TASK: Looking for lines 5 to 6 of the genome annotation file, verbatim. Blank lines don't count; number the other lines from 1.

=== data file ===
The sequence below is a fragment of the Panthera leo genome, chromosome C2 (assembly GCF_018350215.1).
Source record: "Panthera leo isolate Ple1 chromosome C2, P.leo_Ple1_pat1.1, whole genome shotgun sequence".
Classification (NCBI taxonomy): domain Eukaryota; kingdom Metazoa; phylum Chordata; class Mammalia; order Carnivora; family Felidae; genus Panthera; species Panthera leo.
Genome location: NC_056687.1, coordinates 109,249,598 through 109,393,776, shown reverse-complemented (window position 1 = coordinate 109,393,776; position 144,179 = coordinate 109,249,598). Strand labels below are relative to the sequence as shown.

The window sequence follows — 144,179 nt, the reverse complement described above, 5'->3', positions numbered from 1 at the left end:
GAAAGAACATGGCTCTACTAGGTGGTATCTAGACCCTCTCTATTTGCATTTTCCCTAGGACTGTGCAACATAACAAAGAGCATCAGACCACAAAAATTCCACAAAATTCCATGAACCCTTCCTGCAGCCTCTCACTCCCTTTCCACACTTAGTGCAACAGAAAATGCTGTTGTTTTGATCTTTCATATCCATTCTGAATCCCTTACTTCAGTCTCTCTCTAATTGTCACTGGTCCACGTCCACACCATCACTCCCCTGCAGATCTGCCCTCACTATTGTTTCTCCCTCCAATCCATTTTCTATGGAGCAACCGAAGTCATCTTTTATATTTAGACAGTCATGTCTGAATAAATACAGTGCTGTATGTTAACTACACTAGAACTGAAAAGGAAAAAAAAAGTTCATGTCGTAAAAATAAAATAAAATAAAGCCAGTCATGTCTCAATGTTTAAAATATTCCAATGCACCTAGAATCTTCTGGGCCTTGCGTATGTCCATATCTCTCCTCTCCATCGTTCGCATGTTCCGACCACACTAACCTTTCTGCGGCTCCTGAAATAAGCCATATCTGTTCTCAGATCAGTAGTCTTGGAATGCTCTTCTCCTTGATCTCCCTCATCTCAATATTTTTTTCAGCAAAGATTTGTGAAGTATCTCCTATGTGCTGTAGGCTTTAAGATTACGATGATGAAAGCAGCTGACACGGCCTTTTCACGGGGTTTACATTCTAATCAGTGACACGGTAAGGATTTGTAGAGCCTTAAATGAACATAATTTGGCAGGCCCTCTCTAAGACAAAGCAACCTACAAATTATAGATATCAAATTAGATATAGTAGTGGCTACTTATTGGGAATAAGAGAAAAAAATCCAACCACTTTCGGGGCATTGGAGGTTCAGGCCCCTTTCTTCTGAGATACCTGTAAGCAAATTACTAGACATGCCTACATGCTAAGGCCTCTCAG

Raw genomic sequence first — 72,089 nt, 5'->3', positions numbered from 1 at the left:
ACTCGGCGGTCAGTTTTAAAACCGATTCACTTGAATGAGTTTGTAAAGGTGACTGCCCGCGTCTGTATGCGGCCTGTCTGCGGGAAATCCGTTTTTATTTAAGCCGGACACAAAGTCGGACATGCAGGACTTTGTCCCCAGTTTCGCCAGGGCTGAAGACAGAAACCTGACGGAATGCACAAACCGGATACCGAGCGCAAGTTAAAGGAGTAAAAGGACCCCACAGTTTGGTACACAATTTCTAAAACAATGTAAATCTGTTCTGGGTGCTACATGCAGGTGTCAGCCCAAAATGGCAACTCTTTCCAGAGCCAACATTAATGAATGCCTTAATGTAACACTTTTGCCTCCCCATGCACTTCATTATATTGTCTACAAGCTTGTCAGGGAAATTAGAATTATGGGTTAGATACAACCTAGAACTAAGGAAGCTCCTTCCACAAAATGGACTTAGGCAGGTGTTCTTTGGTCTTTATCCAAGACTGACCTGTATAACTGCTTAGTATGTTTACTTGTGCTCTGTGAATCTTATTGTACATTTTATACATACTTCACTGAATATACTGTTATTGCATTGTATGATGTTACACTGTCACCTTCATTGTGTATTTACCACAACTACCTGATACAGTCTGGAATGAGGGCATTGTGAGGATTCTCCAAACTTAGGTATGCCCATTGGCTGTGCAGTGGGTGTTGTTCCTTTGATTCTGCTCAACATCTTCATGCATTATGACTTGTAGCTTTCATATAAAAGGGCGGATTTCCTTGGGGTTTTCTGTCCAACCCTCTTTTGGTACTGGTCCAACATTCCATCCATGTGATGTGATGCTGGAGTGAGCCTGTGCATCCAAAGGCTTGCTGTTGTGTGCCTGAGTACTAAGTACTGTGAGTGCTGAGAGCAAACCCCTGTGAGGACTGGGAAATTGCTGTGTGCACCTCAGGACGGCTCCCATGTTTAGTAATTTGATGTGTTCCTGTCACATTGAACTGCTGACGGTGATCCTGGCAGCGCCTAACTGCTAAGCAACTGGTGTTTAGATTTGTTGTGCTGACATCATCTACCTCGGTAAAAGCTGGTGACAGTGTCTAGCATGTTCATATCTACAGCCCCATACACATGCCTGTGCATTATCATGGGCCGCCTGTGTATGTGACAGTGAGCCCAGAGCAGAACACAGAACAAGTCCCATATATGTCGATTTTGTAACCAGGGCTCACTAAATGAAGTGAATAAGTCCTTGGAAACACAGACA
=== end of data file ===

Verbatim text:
The window sequence follows — 144,179 nt, the reverse complement described above, 5'->3', positions numbered from 1 at the left end:
GAAAGAACATGGCTCTACTAGGTGGTATCTAGACCCTCTCTATTTGCATTTTCCCTAGGACTGTGCAACATAACAAAGAGCATCAGACCACAAAAATTCCACAAAATTCCATGAACCCTTCCTGCAGCCTCTCACTCCCTTTCCACACTTAGTGCAACAGAAAATGCTGTTGTTTTGATCTTTCATATCCATTCTGAATCCCTTACTTCAGTCTCTCTCTAATTGTCACTGGTCCACGTCCACACCATCACTCCCCTGCAGATCTGCCCTCACTATTGTTTCTCCCTCCAATCCATTTTCTATGGAGCAACCGAAGTCATCTTTTATATTTAGACAGTCATGTCTGAATAAATACAGTGCTGTATGTTAACTACACTAGAACTGAAAAGGAAAAAAAAAGTTCATGTCGTAAAAATAAAATAAAATAAAGCCAGTCATGTCTCAATGTTTAAAATATTCCAATGCACCTAGAATCTTCTGGGCCTTGCGTATGTCCATATCTCTCCTCTCCATCGTTCGCATGTTCCGACCACACTAACCTTTCTGCGGCTCCTGAAATAAGCCATATCTGTTCTCAGATCAGTAGTCTTGGAATGCTCTTCTCCTTGATCTCCCTCATCTCAATATTTTTTTCAGCAAAGATTTGTGAAGTATCTCCTATGTGCTGTAGGCTTTAAGATTACGATGATGAAAGCAGCTGACACGGCCTTTTCACGGGGTTTACATTCTAATCAGTGACACGGTAAGGATTTGTAGAGCCTTAAATGAACATAATTTGGCAGGCCCTCTCTAAGACAAAGCAACCTACAAATTATAGATATCAAATTAGATATAGTAGTGGCTACTTATTGGGAATAAGAGAAAAAAATCCAACCACTTTCGGGGCATTGGAGGTTCAGGCCCCTTTCTTCTGAGATACCTGTAAGCAAATTACTAGACATGCCTACATGCTAAGGCCTCTCAG